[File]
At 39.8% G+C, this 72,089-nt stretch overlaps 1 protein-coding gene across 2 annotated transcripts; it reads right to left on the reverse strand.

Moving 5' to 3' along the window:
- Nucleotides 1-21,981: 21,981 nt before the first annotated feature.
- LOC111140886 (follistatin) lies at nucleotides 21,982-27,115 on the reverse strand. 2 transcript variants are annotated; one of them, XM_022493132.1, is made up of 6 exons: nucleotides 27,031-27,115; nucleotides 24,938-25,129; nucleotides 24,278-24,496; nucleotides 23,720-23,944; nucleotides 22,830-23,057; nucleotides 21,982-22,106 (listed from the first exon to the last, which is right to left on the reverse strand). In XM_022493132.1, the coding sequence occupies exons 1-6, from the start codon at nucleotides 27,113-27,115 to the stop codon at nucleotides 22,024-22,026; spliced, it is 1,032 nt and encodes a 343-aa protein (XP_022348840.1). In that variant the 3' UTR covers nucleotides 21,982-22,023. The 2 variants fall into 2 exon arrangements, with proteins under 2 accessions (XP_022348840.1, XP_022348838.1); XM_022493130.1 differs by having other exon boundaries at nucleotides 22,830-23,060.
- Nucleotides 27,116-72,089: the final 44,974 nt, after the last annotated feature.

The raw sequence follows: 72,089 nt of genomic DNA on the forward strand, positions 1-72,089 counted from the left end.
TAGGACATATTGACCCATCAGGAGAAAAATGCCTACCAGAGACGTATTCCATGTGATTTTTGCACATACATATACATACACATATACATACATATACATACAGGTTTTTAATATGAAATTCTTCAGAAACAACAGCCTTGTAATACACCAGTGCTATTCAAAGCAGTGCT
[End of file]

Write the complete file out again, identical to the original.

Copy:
At 39.8% G+C, this 72,089-nt stretch overlaps 1 protein-coding gene across 2 annotated transcripts; it reads right to left on the reverse strand.

Moving 5' to 3' along the window:
- Nucleotides 1-21,981: 21,981 nt before the first annotated feature.
- LOC111140886 (follistatin) lies at nucleotides 21,982-27,115 on the reverse strand. 2 transcript variants are annotated; one of them, XM_022493132.1, is made up of 6 exons: nucleotides 27,031-27,115; nucleotides 24,938-25,129; nucleotides 24,278-24,496; nucleotides 23,720-23,944; nucleotides 22,830-23,057; nucleotides 21,982-22,106 (listed from the first exon to the last, which is right to left on the reverse strand). In XM_022493132.1, the coding sequence occupies exons 1-6, from the start codon at nucleotides 27,113-27,115 to the stop codon at nucleotides 22,024-22,026; spliced, it is 1,032 nt and encodes a 343-aa protein (XP_022348840.1). In that variant the 3' UTR covers nucleotides 21,982-22,023. The 2 variants fall into 2 exon arrangements, with proteins under 2 accessions (XP_022348840.1, XP_022348838.1); XM_022493130.1 differs by having other exon boundaries at nucleotides 22,830-23,060.
- Nucleotides 27,116-72,089: the final 44,974 nt, after the last annotated feature.

The raw sequence follows: 72,089 nt of genomic DNA on the forward strand, positions 1-72,089 counted from the left end.
TAGGACATATTGACCCATCAGGAGAAAAATGCCTACCAGAGACGTATTCCATGTGATTTTTGCACATACATATACATACACATATACATACATATACATACAGGTTTTTAATATGAAATTCTTCAGAAACAACAGCCTTGTAATACACCAGTGCTATTCAAAGCAGTGCT